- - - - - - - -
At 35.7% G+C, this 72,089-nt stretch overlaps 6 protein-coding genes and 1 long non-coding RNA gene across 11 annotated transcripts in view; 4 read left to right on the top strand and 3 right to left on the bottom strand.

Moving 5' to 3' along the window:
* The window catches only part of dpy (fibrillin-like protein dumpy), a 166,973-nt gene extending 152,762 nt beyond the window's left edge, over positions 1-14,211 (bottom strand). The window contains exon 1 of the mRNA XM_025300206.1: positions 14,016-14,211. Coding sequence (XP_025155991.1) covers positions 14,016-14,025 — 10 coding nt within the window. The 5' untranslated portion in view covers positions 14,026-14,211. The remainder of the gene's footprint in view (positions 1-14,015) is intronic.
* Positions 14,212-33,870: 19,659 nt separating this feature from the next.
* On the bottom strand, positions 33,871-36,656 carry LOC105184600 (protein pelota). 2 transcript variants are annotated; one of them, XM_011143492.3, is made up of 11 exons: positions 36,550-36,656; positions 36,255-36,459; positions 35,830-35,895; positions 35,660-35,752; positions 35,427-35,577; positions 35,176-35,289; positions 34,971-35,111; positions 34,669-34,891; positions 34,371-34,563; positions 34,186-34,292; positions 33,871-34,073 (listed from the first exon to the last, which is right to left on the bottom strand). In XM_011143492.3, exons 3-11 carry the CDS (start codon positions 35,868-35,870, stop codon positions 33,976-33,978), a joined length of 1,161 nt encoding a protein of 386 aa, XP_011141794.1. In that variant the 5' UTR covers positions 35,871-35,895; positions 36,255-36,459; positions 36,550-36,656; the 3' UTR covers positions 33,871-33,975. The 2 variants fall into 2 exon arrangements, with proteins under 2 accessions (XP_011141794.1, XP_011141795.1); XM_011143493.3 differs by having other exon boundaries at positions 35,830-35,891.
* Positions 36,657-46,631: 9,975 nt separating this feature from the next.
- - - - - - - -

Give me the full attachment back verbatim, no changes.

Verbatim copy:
At 35.7% G+C, this 72,089-nt stretch overlaps 6 protein-coding genes and 1 long non-coding RNA gene across 11 annotated transcripts in view; 4 read left to right on the top strand and 3 right to left on the bottom strand.

Moving 5' to 3' along the window:
* The window catches only part of dpy (fibrillin-like protein dumpy), a 166,973-nt gene extending 152,762 nt beyond the window's left edge, over positions 1-14,211 (bottom strand). The window contains exon 1 of the mRNA XM_025300206.1: positions 14,016-14,211. Coding sequence (XP_025155991.1) covers positions 14,016-14,025 — 10 coding nt within the window. The 5' untranslated portion in view covers positions 14,026-14,211. The remainder of the gene's footprint in view (positions 1-14,015) is intronic.
* Positions 14,212-33,870: 19,659 nt separating this feature from the next.
* On the bottom strand, positions 33,871-36,656 carry LOC105184600 (protein pelota). 2 transcript variants are annotated; one of them, XM_011143492.3, is made up of 11 exons: positions 36,550-36,656; positions 36,255-36,459; positions 35,830-35,895; positions 35,660-35,752; positions 35,427-35,577; positions 35,176-35,289; positions 34,971-35,111; positions 34,669-34,891; positions 34,371-34,563; positions 34,186-34,292; positions 33,871-34,073 (listed from the first exon to the last, which is right to left on the bottom strand). In XM_011143492.3, exons 3-11 carry the CDS (start codon positions 35,868-35,870, stop codon positions 33,976-33,978), a joined length of 1,161 nt encoding a protein of 386 aa, XP_011141794.1. In that variant the 5' UTR covers positions 35,871-35,895; positions 36,255-36,459; positions 36,550-36,656; the 3' UTR covers positions 33,871-33,975. The 2 variants fall into 2 exon arrangements, with proteins under 2 accessions (XP_011141794.1, XP_011141795.1); XM_011143493.3 differs by having other exon boundaries at positions 35,830-35,891.
* Positions 36,657-46,631: 9,975 nt separating this feature from the next.